New Life-Saving Technology for Every NSP Patrol Vehicle Thanks to $6.4 Million Helmsley Charitable Trust Grant

New Life-Saving Technology for Every NSP Patrol Vehicle Thanks to $6.4 Million Helmsley Charitable Trust Grant

May 18, 2021
Lincoln, NEB
AED Training

Every Nebraska State Patrol vehicle will soon be equipped with enhanced life-saving capabilities thanks to a partnership with The Leona M. and Harry B. Helmsley Charitable Trust, the Nebraska Department of Health and Human Services, Nebraska Game and Parks, and the Nebraska State Patrol.

The effort is part of a $6.4 million grant to equip law enforcement agencies with the next generation of Automated External Defibrillators (AEDs). NSP will receive 457 AEDs to be placed in both marked and unmarked patrol vehicles throughout the state.

“Seconds count during a cardiac arrest,” said Walter Panzirer, a Helmsley trustee. “We know in Nebraska first responders often have great distances to cover. This funding will ensure those who get to the scene before EMS arrives give patients a better shot at survival.”

Studies conducted by the American Heart Association demonstrate a dramatically higher survival rate for cardiac patients shocked by law enforcement, who are generally first on the scene, especially in rural areas. The AEDs feature technology conducive to the highly mobile and challenging environment of a patrol vehicle. The AEDs will help ensure that troopers are able to produce the fastest first shock when defibrillation is needed.

“This partnership is phenomenal and adds an exceptional life-saving tool to each patrol vehicle,” said Colonel John Bolduc, Superintendent of the Nebraska State Patrol. “Our troopers are often the first people on the scene of a serious crash and have to quickly provide medical care until paramedics arrive. These AEDs will greatly enhance the life-saving measures troopers can provide during a critical incident response.”

Using Wi-Fi connectivity, these self-monitoring devices can send near real-time event data, including a patient’s heart rhythm and delivered shocks, to incoming emergency services or receiving hospitals, thus allowing for post-event evaluation to improve care delivery.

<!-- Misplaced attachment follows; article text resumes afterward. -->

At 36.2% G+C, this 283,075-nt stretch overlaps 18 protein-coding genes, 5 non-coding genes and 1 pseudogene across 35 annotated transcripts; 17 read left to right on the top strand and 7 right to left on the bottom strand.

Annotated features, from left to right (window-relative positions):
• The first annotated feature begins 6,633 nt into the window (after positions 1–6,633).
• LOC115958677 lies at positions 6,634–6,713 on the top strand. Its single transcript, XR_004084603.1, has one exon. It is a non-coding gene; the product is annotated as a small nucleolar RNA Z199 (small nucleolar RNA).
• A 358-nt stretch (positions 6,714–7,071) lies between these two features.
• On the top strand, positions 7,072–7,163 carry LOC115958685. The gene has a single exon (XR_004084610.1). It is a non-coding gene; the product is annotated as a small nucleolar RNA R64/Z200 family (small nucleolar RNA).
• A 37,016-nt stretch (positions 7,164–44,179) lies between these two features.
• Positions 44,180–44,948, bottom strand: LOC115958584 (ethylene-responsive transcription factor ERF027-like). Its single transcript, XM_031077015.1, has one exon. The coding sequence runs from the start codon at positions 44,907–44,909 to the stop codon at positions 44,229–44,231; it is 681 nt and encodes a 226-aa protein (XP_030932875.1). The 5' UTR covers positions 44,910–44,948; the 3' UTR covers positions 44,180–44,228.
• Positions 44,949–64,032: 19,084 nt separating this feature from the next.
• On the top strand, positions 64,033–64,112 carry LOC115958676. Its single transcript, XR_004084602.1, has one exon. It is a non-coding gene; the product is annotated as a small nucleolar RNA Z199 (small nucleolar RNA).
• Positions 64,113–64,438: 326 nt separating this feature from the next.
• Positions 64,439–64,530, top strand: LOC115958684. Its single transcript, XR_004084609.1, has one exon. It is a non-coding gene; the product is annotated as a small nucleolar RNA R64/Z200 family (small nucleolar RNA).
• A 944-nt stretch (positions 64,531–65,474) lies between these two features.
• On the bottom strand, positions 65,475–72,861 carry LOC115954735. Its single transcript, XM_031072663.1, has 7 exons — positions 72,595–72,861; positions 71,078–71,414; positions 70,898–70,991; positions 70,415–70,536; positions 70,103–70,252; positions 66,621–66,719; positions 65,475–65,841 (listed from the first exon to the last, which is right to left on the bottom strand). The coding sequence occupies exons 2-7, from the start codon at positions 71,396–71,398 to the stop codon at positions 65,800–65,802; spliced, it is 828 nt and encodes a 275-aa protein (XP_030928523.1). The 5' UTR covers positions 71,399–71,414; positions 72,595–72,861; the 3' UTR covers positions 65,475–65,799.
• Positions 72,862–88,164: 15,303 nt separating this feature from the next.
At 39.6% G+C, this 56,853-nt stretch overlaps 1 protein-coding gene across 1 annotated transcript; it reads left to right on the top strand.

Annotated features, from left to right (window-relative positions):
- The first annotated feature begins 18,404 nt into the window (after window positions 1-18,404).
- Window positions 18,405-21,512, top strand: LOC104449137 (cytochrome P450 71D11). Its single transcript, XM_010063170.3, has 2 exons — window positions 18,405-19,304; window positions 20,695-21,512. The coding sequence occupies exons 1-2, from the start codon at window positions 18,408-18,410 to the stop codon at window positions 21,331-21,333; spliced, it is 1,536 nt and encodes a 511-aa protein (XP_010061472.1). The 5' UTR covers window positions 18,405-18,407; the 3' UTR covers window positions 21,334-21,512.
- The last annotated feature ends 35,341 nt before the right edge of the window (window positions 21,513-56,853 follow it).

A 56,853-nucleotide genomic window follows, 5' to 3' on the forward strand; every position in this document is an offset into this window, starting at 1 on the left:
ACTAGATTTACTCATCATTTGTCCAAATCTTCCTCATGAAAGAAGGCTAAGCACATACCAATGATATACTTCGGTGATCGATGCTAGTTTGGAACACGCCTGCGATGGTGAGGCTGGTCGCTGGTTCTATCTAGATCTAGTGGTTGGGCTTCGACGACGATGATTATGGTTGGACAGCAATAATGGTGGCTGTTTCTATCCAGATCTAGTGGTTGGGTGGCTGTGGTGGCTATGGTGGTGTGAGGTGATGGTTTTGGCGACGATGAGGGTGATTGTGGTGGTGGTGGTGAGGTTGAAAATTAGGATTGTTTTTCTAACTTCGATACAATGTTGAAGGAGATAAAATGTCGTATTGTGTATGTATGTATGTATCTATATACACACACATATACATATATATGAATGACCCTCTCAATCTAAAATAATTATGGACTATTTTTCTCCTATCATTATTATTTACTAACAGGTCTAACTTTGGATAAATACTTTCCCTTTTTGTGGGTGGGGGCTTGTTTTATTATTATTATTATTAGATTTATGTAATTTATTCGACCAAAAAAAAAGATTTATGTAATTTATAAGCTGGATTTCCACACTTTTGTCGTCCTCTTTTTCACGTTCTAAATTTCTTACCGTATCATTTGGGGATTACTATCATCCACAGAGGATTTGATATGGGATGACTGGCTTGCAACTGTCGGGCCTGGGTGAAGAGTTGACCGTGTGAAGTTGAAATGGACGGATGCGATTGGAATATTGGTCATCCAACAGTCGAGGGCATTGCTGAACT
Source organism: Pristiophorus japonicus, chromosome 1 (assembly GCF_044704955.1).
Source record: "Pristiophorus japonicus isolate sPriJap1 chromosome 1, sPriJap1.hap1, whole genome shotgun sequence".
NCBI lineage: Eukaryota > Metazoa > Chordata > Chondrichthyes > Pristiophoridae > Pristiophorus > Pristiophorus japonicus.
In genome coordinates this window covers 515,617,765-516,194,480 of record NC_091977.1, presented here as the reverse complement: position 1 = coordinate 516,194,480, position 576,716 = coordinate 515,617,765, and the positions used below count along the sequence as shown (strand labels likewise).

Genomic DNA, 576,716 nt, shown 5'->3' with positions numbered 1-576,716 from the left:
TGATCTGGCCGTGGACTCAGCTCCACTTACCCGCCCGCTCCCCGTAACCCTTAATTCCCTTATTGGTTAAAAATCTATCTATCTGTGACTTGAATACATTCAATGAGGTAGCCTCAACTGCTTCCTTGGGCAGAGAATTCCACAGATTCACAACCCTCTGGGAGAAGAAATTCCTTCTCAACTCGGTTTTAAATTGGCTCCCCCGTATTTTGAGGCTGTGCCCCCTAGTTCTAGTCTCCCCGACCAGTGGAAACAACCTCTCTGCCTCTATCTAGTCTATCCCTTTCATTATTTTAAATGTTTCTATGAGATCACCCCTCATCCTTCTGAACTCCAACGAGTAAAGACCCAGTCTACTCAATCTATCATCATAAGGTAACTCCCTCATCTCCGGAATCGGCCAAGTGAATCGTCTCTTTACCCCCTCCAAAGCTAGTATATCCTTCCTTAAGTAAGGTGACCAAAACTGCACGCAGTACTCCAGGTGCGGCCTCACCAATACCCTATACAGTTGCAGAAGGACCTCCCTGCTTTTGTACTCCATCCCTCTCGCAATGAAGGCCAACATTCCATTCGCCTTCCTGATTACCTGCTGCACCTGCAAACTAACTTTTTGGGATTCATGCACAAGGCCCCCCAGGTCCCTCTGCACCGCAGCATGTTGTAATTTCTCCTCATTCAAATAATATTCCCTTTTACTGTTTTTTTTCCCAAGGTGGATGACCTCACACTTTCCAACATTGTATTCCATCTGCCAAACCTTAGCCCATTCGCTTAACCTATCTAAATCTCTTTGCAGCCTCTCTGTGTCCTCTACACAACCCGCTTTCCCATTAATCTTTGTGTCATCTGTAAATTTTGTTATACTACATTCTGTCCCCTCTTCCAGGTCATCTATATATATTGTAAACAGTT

The first group of troopers and investigators are undergoing training on the new AEDs, which is being conducted by the Nebraska Game and Parks Commission. Those troopers will then provide training to NSP personnel throughout the state.

To date, the Helmsley Charitable Trust has invested more than $500 million to improve access to quality healthcare in rural America, $72 million of that in Nebraska.

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About the Helmsley Charitable Trust

The Leona M. and Harry B. Helmsley Charitable Trust aspires to improve lives by supporting exceptional efforts in the U.S. and around the world in health and select place-based initiatives. Since beginning active grantmaking in 2008, Helmsley has committed nearly $3 billion for a wide range of charitable purposes. Helmsley’s Rural Healthcare Program funds innovative projects that use information technologies to connect rural patients to emergency medical care, bring the latest medical therapies to patients in remote areas, and provide state-of-the-art training for rural hospitals and EMS personnel. To date, this program has awarded more than $500 million to organizations and initiatives in the upper Midwest states of North Dakota, South Dakota, Nebraska, Wyoming, Minnesota, Iowa, and Montana.  For more information, visit www.helmsleytrust.org.

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